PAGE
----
Thursday, December 2, 2010

Beer Summits Take Two

Ask most Washington observers who the obstructionists will be over the next two years, and they're likely to say congressional Republicans. But in a Nov. 3 interview with Terry Gross on "Fresh Air," veteran political writer Todd Purdum tells a somewhat different story. He describes the incoming GOP speaker, John Boehner, as likable and willing to work with Democrats, the kind of guy you'd like to have a beer with. His relationship with the tea party crowd is, in Purdum's word, correct. He's not interested in radically reforming government. He is interested in creating jobs and getting spending under control.

The problem, Purdum said, may end up being the president's worldview:
Certainly John Boehner and Barack Obama do not have the kind of personal reality and experience in common that you could say Newt Gingrich and Bill Clinton had [after Republicans took control of Congress in 1995]. There was a level at which Bill Clinton and Newt Gingrich were able to take the measure of each other as wonky, super-political Southern guys of a comparable generation, and I think they each felt they had the other's number and could somehow understand each other. I don't think there's much in Barack Obama's life experience or worldview that would make him a natural, give him natural affinities with John Boehner. So it'll be really interesting to see how they are able to work together.


MK said...

I’m not so sure that even the Gingrich Clinton bond would result in progress these days. Much has changed since Clinton and Gingrich talked budget issues. It matters less how individual leaders and officials relate to each other than how ordinary Americans relate to each other. The most vocal (not necessarily a majority) send a message “if you’re not *just* like me, I hate you.”

To judge by message board rhetoric, some Americans would prefer a one-party state (theirs), much like in the Soviet Union, with opposing parties pulverized to near extinction. Of course, this is couched in terms of patriotism and belief in traditional values (on the right) or communitarian objectives (on the left), instead of praise for one party rule. But as someone (was it David Brooks?) recently asked, how can you love your country if you hate half its citizenry? That people on the right such as Kathleen Parker counter Fox News by reminding us that most Americans are moderate in temperament and center-right and center-left in thinking is useful.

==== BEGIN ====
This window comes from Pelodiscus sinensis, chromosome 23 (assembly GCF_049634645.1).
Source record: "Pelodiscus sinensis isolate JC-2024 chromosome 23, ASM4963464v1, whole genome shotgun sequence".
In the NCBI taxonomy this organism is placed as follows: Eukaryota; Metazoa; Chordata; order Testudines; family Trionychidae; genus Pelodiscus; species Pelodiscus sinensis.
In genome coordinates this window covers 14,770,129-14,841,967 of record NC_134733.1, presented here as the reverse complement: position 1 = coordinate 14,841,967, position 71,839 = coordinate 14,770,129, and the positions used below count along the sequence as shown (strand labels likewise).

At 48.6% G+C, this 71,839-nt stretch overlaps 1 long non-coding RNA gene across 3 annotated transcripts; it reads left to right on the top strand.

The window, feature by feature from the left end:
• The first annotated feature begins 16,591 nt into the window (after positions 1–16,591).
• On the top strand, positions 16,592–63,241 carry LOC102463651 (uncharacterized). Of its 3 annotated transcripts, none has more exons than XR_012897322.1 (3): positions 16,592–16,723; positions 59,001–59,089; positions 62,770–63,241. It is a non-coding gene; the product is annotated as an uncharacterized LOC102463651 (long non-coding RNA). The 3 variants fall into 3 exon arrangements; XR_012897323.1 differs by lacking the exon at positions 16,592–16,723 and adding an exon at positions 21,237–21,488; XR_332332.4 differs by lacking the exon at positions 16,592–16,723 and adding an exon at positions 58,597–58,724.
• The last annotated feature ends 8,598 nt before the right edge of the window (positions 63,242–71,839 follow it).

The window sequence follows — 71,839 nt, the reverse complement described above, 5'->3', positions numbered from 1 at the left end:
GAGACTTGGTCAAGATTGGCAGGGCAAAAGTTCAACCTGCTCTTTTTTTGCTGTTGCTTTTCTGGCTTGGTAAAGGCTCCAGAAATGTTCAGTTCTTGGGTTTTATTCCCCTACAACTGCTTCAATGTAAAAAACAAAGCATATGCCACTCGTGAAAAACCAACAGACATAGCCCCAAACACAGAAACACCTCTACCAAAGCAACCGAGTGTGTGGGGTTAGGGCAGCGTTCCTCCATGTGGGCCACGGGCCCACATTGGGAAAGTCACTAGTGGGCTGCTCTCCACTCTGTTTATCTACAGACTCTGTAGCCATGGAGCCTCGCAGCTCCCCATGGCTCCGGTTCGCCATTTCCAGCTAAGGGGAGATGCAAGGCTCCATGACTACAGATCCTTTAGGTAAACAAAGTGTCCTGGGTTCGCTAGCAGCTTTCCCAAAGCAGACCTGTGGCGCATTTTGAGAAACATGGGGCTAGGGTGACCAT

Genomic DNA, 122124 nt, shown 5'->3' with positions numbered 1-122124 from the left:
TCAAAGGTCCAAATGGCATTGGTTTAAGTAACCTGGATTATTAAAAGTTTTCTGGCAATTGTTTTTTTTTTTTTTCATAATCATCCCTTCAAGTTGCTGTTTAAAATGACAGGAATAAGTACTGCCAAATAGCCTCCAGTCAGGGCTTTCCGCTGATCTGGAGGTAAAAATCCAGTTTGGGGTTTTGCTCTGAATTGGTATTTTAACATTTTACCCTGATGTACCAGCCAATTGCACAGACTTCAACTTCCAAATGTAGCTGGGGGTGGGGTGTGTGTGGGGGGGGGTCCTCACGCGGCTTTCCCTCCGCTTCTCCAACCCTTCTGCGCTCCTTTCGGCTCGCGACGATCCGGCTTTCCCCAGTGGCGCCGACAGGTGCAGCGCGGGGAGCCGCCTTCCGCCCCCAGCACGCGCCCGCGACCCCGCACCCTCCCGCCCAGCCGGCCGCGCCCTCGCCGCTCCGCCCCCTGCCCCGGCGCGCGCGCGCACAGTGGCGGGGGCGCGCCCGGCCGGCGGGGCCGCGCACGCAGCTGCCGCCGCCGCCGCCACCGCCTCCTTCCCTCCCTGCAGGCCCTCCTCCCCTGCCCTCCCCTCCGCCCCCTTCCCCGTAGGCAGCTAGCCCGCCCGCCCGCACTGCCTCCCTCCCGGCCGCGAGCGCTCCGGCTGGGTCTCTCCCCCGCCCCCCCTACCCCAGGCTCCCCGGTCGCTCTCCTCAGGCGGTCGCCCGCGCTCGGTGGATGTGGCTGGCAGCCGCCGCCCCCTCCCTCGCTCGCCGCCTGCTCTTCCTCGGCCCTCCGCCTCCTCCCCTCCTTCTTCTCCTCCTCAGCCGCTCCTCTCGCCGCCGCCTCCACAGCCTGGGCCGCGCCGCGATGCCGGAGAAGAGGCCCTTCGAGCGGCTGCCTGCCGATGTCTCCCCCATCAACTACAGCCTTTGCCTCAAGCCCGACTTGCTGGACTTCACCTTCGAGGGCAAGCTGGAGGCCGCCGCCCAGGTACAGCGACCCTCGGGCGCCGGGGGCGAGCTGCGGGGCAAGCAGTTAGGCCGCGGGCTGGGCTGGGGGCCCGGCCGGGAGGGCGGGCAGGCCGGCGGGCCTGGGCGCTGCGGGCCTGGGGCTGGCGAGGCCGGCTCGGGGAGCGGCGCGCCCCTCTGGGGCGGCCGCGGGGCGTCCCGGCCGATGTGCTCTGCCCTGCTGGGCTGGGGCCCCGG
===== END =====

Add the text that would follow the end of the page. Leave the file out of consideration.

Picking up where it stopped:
But it is the most passionate among the voters who drive issues these days. For some, compromise has become a dirty word. As Sen. Christopher Dodd noted yesterday in his farewell speech, politics now "rewards only passion and independence, not deliberation and compromise." In a speech which resulted in Mitch McConnell embracing him and calling it the most important speech in the history of the Senate, Dodd said, “Intense partisan polarization has raised the stakes in every debate and on every vote, making it difficult to lose with grace and nearly impossible to compromise without cost. Americans' distrust of politicians provides compelling incentives for senators to distrust each other, to disparage this very institution and disengage from the policy making process.''

It was interesting to see in Jonathan Alter’s book (The Promise) that Obama and Rupert Murdoch have a cordial relationship and that Murdoch had planned to endorse Obama in 2008. Alter writes that Murdoch “openly admired Obama.” Roger Ailes threatened to resign (!) and Murdoch backed off. After trying some outreach to Fox, Obama largely gave up after too many of its opinion personalities threw out smears and lies about him. I wouldn’t have used administration figures, such as Anita Dunn, to belittle Fox. Alter suggests outside surrogates would have done bettter. I would have tried appealing to Americans’ better natures. Hard to do, however, when the reasons for the seeming self absorption and need to be identified as “good” not for intrinsic worth or based on one’s actions, but *through oppositional framing and at the expense of others* have deep roots, perhaps in the home for some.

Alter noted, “Obama prided himself on respecting the intelligence of the voters. . . he hadn’t treated Americans like children in the 2008 campaign and he wasn’t about to start now.” The real challenge for Obama is how to alter his instinctive reaction of talking to Americans like adults and to connect through barriers on his side and theirs. Alter notes, “The president’s assumption about the intelligence and common sense of his audience was optimistic, even Pollyannaish.” I think it stemed from his prior ability to talk to and relate to people of ideologies different than his, going back to his good relations with conservatives in his Harvard Law Review days. What he didn’t count on, and what is a factor more than how he and other officials relate to each other, was how much the cable/talk radio type of conservative depends on delegitimizing anyone unlike him or herself. It wasn’t yet so in Gingrich’s day although it started back then. Some of Obama’s other communications problems are structural, not all are self inflicted. One political scientist recently mused about issues such as health care and seniors, "It is said that with age comes wisdom. More typically it is a sense of vulnerability and need for deference as a validation of the contributions of their working years."